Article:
“When you’re finished changing, you’re finished.” ~Benjamin Franklin
You know them well.
They pop out of every magazine you open and every billboard you drive by: skinny sixteen year-old models with blemish- and wrinkle-free skin staring blankly back at you. Like they own the place or something.
If you don’t have their complexion and shape you probably wince the same way I do when you see them splattered on that advertising campaign. Youth is where it’s at in the twenty first century. We’re told it’s desirable and that we should want it—and inevitably, many of us do.
On any given weekday you will find perfectly sane women trampling each other to get to wildly over-priced beauty-products (read: the same ones advertised on that billboard you drove by earlier) at our handy local beauty store.
Then we head on over to the gym where we run, lift weights, and cycle ourselves till within an inch of our lives before jetting off home to soak our faces in that New!Magic!Serum! (read: fetuses liquidized with rat tails and just a dash of pigs foot and perfume to cover it all up).
And rinse and repeat.
Inevitably, one sunny morning just before your (please insert) birthday, you look into the mirror and see a line cracking down like the crater of doom from the corner of your eye towards your slightly saggy cheek.
Don’t hyperventilate. I’m here to deliver the good news:
You don’t really want to be young again!
You might as well wish you were Santa Claus or Oprah. It’s never going to happen. Besides, you had to sit through puberty and all that to get where you are now, and I’m guessing you’re probably quite happy to be here.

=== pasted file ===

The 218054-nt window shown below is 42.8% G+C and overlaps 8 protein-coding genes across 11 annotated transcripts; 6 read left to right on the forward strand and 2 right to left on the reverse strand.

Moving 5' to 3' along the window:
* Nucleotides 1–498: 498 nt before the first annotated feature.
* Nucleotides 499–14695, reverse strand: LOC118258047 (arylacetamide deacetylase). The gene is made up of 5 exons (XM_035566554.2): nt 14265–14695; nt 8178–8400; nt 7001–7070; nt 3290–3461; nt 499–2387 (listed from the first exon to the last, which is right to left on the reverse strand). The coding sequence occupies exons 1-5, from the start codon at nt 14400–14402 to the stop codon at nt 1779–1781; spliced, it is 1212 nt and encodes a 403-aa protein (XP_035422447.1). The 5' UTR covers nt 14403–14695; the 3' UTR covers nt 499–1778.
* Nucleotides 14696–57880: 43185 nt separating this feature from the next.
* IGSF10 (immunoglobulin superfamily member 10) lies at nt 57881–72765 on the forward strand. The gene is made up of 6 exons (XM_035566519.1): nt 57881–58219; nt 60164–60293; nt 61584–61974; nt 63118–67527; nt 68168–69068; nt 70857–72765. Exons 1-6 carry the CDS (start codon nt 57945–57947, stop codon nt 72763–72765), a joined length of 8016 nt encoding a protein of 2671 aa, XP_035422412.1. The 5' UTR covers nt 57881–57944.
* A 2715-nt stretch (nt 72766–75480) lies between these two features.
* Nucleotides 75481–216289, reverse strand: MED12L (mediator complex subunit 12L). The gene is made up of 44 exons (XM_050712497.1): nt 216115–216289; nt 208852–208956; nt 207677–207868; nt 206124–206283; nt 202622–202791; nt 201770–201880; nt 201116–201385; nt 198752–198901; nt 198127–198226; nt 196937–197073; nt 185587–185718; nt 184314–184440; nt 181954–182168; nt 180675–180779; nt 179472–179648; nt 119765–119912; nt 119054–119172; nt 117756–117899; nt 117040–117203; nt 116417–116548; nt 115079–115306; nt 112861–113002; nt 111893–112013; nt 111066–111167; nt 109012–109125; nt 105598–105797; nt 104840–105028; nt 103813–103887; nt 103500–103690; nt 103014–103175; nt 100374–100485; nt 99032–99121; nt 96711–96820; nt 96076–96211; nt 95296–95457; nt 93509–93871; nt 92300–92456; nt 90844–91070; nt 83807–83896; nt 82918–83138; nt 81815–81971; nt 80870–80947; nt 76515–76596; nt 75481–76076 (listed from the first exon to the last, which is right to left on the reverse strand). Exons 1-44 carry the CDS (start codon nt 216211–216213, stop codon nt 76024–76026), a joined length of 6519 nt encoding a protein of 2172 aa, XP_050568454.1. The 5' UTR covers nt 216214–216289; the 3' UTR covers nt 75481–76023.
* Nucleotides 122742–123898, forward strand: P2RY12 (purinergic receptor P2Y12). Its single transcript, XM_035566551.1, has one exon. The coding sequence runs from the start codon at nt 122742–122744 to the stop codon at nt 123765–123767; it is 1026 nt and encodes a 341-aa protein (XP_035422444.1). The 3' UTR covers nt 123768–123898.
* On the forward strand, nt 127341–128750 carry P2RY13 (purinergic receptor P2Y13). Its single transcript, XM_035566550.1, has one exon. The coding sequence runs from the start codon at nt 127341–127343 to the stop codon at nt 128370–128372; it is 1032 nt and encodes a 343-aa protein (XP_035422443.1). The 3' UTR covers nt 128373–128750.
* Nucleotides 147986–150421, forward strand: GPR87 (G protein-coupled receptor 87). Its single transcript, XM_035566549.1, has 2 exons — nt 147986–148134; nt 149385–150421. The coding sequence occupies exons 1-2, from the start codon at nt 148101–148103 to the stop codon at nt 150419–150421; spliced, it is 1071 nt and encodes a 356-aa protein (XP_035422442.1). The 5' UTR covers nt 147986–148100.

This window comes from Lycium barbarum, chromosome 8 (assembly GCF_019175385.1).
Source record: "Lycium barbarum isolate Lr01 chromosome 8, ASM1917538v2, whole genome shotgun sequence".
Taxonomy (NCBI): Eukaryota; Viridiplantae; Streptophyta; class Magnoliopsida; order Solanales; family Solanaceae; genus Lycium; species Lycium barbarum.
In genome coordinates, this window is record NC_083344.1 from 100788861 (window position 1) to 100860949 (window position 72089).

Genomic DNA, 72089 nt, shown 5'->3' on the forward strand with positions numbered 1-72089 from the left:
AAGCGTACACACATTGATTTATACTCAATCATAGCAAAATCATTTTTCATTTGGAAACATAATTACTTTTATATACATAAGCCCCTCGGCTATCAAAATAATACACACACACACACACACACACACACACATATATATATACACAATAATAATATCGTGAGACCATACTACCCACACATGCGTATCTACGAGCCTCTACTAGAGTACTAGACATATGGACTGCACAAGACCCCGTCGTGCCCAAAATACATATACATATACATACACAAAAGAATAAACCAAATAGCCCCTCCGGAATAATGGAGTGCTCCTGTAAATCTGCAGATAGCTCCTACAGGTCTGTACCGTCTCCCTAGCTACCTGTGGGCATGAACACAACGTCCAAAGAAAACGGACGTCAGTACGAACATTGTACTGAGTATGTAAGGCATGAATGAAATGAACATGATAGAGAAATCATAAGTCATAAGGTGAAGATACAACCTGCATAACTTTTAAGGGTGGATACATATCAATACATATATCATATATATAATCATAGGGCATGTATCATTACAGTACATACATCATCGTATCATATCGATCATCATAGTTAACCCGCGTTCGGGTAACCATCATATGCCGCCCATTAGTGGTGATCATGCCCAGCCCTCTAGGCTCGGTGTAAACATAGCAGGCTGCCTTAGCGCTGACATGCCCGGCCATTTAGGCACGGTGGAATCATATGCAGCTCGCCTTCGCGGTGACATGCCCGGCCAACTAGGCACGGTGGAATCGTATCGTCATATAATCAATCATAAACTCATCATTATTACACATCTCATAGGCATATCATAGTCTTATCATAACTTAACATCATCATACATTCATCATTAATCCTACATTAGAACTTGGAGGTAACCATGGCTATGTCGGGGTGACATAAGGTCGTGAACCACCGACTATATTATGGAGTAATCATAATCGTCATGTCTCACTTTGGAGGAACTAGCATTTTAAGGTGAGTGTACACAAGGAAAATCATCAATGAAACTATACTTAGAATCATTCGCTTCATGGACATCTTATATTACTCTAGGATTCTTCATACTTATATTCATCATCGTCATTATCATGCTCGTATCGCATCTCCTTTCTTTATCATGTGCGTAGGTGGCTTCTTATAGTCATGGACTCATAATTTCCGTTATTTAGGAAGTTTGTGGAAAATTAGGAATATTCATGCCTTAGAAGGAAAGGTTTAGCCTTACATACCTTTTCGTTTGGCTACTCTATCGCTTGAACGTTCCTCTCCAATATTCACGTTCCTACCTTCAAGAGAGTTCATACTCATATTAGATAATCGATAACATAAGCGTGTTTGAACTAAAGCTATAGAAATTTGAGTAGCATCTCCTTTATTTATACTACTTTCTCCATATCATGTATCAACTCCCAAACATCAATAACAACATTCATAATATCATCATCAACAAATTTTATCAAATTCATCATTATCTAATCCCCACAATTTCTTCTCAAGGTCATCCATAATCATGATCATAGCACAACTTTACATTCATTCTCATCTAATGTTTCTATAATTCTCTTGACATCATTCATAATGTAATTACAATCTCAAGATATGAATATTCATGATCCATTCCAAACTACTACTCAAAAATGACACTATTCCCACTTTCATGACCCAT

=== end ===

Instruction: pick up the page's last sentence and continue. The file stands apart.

You might enjoy the notion of being youthful instead, because that’s a completely different thing, you see. In fact, that’s something you can actually achieve.
Youth refers to how you look; it’s a reference to your body. Youthfulness is a reference to your life energy—a much nicer thing to strive for than your long lost (sorry) youth.
My Pilates teacher, Fiona du Plooy says that she can tell your “real” age by how flexible your spine is: If your can still bend it, flex it, and roll it, if it’s still malleable and fluid, you’re doing OK. (Whether you’re 20 or 70, this is a realistic goal we can all try to attain!)
I agree with Fiona, but from the viewpoint of my own modality. Youth is something that’s present in your eyes. It’s a way of being in the world, of interacting with it and placing yourself in it.
It’s something you can see in a person’s energy rather than their skin—a liveliness and interest in their environment that regenerates itself.
If you want to stay youthful, you don’t need to go under the knife. Heck, you don’t even have to leave the house. You just need to sustain these three simple-yet-much-more-magical-than-rat-tail-things.
(Otherwise known as that thing you used to do in your youth.)
Play means you’re having fun. It’s the polar opposite of work. Somewhere on the path to getting a career and “growing up” we forget that.
What does it mean to play with something?
All of my favorite spiritual teachers have a cunning sense of humor about life and bring it into their teachings as well.